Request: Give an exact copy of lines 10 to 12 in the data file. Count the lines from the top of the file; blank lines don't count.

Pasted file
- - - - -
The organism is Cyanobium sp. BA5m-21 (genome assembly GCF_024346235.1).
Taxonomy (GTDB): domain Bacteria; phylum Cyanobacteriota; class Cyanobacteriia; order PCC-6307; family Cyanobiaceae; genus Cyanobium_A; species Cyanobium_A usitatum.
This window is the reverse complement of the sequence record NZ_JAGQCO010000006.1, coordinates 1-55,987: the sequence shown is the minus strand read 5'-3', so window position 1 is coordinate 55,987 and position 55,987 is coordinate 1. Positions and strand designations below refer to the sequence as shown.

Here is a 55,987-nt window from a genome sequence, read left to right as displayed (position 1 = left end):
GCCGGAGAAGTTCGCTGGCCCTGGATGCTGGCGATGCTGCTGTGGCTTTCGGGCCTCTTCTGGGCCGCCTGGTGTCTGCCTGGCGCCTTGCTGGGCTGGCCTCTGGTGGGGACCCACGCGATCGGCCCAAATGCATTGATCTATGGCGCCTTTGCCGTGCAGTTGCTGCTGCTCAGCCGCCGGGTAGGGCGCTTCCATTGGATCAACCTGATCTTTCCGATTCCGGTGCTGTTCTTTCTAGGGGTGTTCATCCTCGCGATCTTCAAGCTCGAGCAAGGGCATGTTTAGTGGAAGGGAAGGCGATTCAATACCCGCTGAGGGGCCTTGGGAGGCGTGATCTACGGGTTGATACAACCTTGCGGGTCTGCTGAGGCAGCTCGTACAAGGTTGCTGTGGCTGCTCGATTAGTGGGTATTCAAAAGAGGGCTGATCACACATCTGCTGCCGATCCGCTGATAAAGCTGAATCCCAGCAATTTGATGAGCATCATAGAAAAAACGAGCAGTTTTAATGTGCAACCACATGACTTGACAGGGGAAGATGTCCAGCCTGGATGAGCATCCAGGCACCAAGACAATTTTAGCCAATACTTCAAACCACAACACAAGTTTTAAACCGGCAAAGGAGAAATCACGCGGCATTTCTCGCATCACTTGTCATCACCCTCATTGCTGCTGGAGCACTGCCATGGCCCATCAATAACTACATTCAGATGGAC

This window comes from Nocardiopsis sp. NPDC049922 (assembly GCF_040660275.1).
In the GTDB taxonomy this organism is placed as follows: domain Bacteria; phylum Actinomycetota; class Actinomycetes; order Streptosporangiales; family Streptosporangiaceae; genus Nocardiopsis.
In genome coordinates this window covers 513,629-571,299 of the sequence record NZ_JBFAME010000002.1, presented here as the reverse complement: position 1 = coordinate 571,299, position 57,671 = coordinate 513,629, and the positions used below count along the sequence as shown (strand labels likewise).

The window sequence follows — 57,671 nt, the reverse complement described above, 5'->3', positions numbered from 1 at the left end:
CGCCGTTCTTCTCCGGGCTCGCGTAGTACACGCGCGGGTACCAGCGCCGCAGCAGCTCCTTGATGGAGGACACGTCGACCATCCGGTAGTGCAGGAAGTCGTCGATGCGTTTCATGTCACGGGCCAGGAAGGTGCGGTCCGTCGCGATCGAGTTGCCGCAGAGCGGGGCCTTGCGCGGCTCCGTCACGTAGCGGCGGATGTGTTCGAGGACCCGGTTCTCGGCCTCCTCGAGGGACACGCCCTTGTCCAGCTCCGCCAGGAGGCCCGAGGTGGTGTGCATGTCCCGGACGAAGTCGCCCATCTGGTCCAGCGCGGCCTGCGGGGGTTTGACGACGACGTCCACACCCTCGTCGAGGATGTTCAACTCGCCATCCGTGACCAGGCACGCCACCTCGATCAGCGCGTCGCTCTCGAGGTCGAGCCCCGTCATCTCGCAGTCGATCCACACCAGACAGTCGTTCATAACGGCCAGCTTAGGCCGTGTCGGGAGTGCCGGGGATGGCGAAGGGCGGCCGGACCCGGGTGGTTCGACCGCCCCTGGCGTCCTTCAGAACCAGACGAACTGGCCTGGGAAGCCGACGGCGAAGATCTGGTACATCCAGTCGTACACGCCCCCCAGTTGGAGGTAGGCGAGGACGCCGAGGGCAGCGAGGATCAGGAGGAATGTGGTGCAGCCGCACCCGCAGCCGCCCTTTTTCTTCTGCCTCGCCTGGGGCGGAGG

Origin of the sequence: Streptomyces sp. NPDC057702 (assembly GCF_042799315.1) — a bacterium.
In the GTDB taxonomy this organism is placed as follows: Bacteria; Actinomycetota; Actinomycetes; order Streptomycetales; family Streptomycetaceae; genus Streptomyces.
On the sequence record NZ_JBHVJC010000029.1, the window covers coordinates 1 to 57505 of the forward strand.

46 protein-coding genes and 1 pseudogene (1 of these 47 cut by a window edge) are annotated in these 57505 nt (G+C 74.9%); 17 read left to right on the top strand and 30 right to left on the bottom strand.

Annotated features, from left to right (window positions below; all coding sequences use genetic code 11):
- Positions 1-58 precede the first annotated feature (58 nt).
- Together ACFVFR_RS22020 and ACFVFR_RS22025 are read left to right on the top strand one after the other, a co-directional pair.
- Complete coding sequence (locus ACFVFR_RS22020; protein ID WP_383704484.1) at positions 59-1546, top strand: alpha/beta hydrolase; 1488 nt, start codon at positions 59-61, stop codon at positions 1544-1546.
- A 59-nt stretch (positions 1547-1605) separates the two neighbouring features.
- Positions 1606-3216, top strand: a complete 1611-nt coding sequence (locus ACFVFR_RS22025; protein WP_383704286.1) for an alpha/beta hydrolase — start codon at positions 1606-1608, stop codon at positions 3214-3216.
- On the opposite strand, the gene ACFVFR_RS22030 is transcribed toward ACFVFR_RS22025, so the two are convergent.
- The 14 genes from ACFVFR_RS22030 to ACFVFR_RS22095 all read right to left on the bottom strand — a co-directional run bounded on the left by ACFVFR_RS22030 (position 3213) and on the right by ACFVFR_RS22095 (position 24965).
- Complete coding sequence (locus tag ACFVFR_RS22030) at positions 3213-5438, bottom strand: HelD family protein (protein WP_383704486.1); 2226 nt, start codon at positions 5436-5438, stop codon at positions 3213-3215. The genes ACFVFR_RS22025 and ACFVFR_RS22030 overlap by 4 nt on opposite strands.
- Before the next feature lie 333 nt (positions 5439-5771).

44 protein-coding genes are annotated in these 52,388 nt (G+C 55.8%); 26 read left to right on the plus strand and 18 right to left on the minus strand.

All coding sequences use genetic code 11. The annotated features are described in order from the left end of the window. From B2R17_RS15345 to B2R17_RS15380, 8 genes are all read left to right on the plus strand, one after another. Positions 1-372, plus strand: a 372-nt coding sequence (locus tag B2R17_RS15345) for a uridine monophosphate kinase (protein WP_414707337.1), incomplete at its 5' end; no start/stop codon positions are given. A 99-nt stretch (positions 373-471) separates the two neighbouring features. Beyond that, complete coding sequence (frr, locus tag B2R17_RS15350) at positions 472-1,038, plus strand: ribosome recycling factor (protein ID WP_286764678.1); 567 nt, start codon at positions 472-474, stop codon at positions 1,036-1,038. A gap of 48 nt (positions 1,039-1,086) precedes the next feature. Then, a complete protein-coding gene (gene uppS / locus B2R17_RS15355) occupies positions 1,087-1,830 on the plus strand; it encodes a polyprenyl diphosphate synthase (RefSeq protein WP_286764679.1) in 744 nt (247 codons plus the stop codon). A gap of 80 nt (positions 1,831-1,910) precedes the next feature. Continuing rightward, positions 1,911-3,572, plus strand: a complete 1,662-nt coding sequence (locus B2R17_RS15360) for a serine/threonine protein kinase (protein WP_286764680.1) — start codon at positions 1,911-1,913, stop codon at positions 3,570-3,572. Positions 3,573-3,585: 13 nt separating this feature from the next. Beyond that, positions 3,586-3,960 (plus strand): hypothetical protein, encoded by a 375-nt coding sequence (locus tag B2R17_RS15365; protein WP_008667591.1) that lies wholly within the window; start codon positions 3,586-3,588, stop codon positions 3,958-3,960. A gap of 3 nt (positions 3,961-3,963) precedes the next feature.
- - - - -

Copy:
CGCCGTTCTTCTCCGGGCTCGCGTAGTACACGCGCGGGTACCAGCGCCGCAGCAGCTCCTTGATGGAGGACACGTCGACCATCCGGTAGTGCAGGAAGTCGTCGATGCGTTTCATGTCACGGGCCAGGAAGGTGCGGTCCGTCGCGATCGAGTTGCCGCAGAGCGGGGCCTTGCGCGGCTCCGTCACGTAGCGGCGGATGTGTTCGAGGACCCGGTTCTCGGCCTCCTCGAGGGACACGCCCTTGTCCAGCTCCGCCAGGAGGCCCGAGGTGGTGTGCATGTCCCGGACGAAGTCGCCCATCTGGTCCAGCGCGGCCTGCGGGGGTTTGACGACGACGTCCACACCCTCGTCGAGGATGTTCAACTCGCCATCCGTGACCAGGCACGCCACCTCGATCAGCGCGTCGCTCTCGAGGTCGAGCCCCGTCATCTCGCAGTCGATCCACACCAGACAGTCGTTCATAACGGCCAGCTTAGGCCGTGTCGGGAGTGCCGGGGATGGCGAAGGGCGGCCGGACCCGGGTGGTTCGACCGCCCCTGGCGTCCTTCAGAACCAGACGAACTGGCCTGGGAAGCCGACGGCGAAGATCTGGTACATCCAGTCGTACACGCCCCCCAGTTGGAGGTAGGCGAGGACGCCGAGGGCAGCGAGGATCAGGAGGAATGTGGTGCAGCCGCACCCGCAGCCGCCCTTTTTCTTCTGCCTCGCCTGGGGCGGAGG

Origin of the sequence: Streptomyces sp. NPDC057702 (assembly GCF_042799315.1) — a bacterium.
In the GTDB taxonomy this organism is placed as follows: Bacteria; Actinomycetota; Actinomycetes; order Streptomycetales; family Streptomycetaceae; genus Streptomyces.